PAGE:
President Trump said in a press conference Wednesday that the U.S. coronavirus death toll is "very low ... if you take the blue states out," while defending the nation's response to the pandemic compared to other countries around the world.

Why it matters: Of the top five states with the largest death tolls from the virus, three have Democratic governors, suggesting there is little relation between the spread of the virus and the political parties of state leaders.

Of note: It is unclear precisely what Trump's definition of a "blue state" is, nor did he offer specifics to back up his claim that blue states managed the virus at all differently from red states.

What he's saying: "If you take the blue states out," he continued, "we're at a level that I don't think anybody in the world would be at. We're really at a very low level, but some of the states — they were blue states, and blue-state management."

  • He then went after states' reopening strategies, saying: "By the way, we'd recommend they open up their states. It's hurting people far more than the disease itself."

The other side: "Trump continues to politicize the coronavirus," the Democratic National Committee tweeted. "COVID isn't a red state or blue state issue. 9 of the 10 states with the most infections per capita have Republican governors. This virus has impacted all Americans."

The big picture: New York (D), New Jersey (D), Texas (R), California (D) and Florida (R) have to date reported the highest number of deaths from the virus in the U.S., according to Johns Hopkins University.

  • These are the states with the largest populations in the country.
  • "But red states and battlegrounds, such as Louisiana, Mississippi, Arizona and Michigan were also in the top ten," USA notes.
  • Meanwhile, New York Gov. Andrew Cuomo (D) announced last week that the state's coronavirus infection rate has remained below 1% for 30 days and COVID-19 hospitalizations have dropped to 410 — the lowest since March 16. The state, once a coronavirus epicenter, is curbing the spread of the virus, even as restrictions ease.
  • To date, the U.S. has reported 196,485 deaths associated with COVID-19, JHU reports.

What to watch via the Washington Post: "The University of Washington’s Institute on Health Metrics estimates that there will be nearly 413,000 deaths by the end of the year.

  • "Of that total, almost precisely half are projected to have occurred in red states."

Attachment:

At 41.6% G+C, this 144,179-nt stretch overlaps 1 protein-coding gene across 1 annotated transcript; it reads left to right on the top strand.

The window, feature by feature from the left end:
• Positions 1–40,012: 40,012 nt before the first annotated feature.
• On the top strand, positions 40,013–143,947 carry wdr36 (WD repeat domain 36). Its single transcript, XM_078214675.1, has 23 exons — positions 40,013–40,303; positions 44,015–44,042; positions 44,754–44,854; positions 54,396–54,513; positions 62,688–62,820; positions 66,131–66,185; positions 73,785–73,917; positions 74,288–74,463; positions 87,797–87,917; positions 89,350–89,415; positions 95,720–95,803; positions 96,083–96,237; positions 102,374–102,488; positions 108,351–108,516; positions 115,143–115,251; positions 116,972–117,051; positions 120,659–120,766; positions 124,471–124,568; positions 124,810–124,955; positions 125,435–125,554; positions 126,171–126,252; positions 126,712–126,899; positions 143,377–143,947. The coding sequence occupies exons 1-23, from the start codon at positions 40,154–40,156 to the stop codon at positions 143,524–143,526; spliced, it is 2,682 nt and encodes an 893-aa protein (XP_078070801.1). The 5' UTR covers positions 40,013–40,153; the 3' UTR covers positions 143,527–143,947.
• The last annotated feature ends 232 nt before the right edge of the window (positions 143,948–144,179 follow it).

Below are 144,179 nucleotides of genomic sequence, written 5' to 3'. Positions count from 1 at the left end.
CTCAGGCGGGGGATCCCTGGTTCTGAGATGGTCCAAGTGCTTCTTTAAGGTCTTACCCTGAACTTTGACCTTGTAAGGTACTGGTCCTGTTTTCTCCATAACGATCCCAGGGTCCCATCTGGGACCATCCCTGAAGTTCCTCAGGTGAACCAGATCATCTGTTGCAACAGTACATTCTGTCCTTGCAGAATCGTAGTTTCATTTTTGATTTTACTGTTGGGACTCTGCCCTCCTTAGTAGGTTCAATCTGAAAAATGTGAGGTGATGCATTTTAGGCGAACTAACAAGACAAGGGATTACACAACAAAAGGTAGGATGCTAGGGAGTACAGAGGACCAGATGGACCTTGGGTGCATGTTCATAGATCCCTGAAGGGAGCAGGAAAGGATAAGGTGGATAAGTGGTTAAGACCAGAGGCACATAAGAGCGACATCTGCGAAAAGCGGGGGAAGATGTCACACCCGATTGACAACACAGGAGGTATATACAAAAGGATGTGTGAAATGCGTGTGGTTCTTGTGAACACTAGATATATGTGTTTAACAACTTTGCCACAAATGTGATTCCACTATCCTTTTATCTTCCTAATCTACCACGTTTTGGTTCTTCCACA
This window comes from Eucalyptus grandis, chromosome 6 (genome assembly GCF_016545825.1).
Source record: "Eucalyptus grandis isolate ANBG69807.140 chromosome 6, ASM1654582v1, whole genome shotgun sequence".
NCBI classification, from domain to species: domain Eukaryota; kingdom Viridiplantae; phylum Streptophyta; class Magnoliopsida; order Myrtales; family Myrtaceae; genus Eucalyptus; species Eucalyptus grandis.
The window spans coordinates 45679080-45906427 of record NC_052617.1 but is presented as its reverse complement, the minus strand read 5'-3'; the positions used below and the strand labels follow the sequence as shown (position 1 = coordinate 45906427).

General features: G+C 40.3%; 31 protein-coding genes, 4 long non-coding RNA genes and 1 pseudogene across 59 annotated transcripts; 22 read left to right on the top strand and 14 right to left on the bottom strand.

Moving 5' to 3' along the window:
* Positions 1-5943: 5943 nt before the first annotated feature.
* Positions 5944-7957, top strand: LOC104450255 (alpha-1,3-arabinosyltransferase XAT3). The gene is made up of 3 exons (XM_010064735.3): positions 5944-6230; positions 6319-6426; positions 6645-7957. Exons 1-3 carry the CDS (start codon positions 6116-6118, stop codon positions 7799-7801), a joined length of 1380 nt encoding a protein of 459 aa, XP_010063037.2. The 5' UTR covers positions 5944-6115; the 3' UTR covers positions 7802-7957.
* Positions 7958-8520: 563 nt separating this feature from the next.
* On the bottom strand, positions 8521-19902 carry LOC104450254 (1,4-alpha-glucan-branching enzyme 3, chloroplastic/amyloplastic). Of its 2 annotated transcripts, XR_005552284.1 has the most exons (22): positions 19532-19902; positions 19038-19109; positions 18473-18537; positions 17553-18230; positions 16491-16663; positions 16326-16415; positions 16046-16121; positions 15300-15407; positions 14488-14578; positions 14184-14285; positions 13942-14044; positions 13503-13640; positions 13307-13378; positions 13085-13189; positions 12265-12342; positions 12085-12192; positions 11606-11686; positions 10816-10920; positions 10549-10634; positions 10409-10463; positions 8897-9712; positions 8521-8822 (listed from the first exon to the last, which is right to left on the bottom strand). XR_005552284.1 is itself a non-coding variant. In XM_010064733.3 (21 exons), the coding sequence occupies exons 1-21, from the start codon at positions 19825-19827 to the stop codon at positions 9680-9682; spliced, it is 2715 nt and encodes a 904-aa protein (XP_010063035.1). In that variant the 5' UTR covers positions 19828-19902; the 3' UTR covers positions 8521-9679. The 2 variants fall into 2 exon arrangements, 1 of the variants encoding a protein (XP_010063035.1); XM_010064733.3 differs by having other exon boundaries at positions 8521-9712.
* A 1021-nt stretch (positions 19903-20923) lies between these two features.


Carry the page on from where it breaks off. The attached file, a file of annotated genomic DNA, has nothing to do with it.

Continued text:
Go deeper

Updated 2 hours ago - Politics & Policy

Coronavirus dashboard

Illustration: Sarah Grillo/Axios

  1. Global: Total confirmed cases as of 4 p.m. ET: 30,873,714 — Total deaths: 958,383— Total recoveries: 21,103,559Map.
  2. U.S.: Total confirmed cases as of 4 p.m. ET: 6,788,343 — Total deaths: 199,421 — Total recoveries: 2,577,446 — Total tests: 94,211,463Map.
  3. Politics: Testing czar on Trump's CDC contradictions: "Everybody is right" Ex-FDA chief: Career scientists won't be "easily cowed" by political vaccine pressure
  4. Education: What we overlooked in the switch to remote learning
  5. Health: The dwindling chances of eliminating COVID-19.
  6. World: England sets £10,000 fine for breaking self-isolation rules — The countries painting their pandemic recoveries green.

Where key GOP senators stand on replacing Ruth Bader Ginsburg

Senate Majority Leader Mitch McConnell talks to reporters on Capitol Hill last Thursday. Photo: Chip Somodevilla/Getty Images

With President Trump planning to nominate his third Supreme Court justice nominee this week, key Republican senators are indicating their stance on replacing the late Justice Ruth Bader Ginsburg with less than 50 days until Election Day.

The state of play: Senate Majority Leader Mitch McConnell (Ky.) has vowed that "Trump’s nominee will receive a vote on the floor of the United States Senate." Two GOP senators — Sen. Lisa Murkowski (R-Alaska) and Sen. Susan Collins (R-Maine) — have said they oppose holding a vote before the election, meaning that two more defections would force McConnell to delay until at least the lame-duck session of Congress.

Updated 2 hours ago - Politics & Policy

Coronavirus dashboard

Illustration: Sarah Grillo/Axios

  1. Global: Total confirmed cases as of 4 p.m. ET: 30,873,714 — Total deaths: 958,383— Total recoveries: 21,103,559Map.
  2. U.S.: Total confirmed cases as of 4 p.m. ET: 6,788,343 — Total deaths: 199,421 — Total recoveries: 2,577,446 — Total tests: 94,211,463Map.
  3. Politics: Testing czar on Trump's CDC contradictions: "Everybody is right" Ex-FDA chief: Career scientists won't be "easily cowed" by political vaccine pressure
  4. Education: What we overlooked in the switch to remote learning
  5. Health: The dwindling chances of eliminating COVID-19.
  6. World: England sets £10,000 fine for breaking self-isolation rules — The countries painting their pandemic recoveries green.